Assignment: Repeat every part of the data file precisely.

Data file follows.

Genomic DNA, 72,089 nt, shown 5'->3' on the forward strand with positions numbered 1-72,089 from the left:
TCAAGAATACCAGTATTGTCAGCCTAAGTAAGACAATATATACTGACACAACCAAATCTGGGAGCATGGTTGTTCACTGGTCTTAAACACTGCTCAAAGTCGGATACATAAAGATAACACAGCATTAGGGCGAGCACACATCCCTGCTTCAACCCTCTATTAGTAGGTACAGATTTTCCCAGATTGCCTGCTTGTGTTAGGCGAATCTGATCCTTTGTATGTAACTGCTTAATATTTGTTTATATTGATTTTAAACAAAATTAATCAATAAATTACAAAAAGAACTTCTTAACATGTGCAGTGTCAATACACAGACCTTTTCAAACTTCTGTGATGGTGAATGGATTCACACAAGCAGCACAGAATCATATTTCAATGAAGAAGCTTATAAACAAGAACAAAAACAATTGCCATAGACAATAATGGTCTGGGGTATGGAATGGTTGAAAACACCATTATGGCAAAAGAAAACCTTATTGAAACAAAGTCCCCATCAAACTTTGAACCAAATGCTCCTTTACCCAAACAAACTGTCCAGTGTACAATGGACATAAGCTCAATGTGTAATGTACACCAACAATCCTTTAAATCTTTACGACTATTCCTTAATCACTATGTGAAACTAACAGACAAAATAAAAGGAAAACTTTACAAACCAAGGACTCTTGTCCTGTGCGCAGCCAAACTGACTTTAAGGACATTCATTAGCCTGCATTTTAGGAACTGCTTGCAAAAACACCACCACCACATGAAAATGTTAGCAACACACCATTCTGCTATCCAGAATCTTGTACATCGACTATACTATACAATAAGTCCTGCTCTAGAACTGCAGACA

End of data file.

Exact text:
Genomic DNA, 72,089 nt, shown 5'->3' on the forward strand with positions numbered 1-72,089 from the left:
TCAAGAATACCAGTATTGTCAGCCTAAGTAAGACAATATATACTGACACAACCAAATCTGGGAGCATGGTTGTTCACTGGTCTTAAACACTGCTCAAAGTCGGATACATAAAGATAACACAGCATTAGGGCGAGCACACATCCCTGCTTCAACCCTCTATTAGTAGGTACAGATTTTCCCAGATTGCCTGCTTGTGTTAGGCGAATCTGATCCTTTGTATGTAACTGCTTAATATTTGTTTATATTGATTTTAAACAAAATTAATCAATAAATTACAAAAAGAACTTCTTAACATGTGCAGTGTCAATACACAGACCTTTTCAAACTTCTGTGATGGTGAATGGATTCACACAAGCAGCACAGAATCATATTTCAATGAAGAAGCTTATAAACAAGAACAAAAACAATTGCCATAGACAATAATGGTCTGGGGTATGGAATGGTTGAAAACACCATTATGGCAAAAGAAAACCTTATTGAAACAAAGTCCCCATCAAACTTTGAACCAAATGCTCCTTTACCCAAACAAACTGTCCAGTGTACAATGGACATAAGCTCAATGTGTAATGTACACCAACAATCCTTTAAATCTTTACGACTATTCCTTAATCACTATGTGAAACTAACAGACAAAATAAAAGGAAAACTTTACAAACCAAGGACTCTTGTCCTGTGCGCAGCCAAACTGACTTTAAGGACATTCATTAGCCTGCATTTTAGGAACTGCTTGCAAAAACACCACCACCACATGAAAATGTTAGCAACACACCATTCTGCTATCCAGAATCTTGTACATCGACTATACTATACAATAAGTCCTGCTCTAGAACTGCAGACA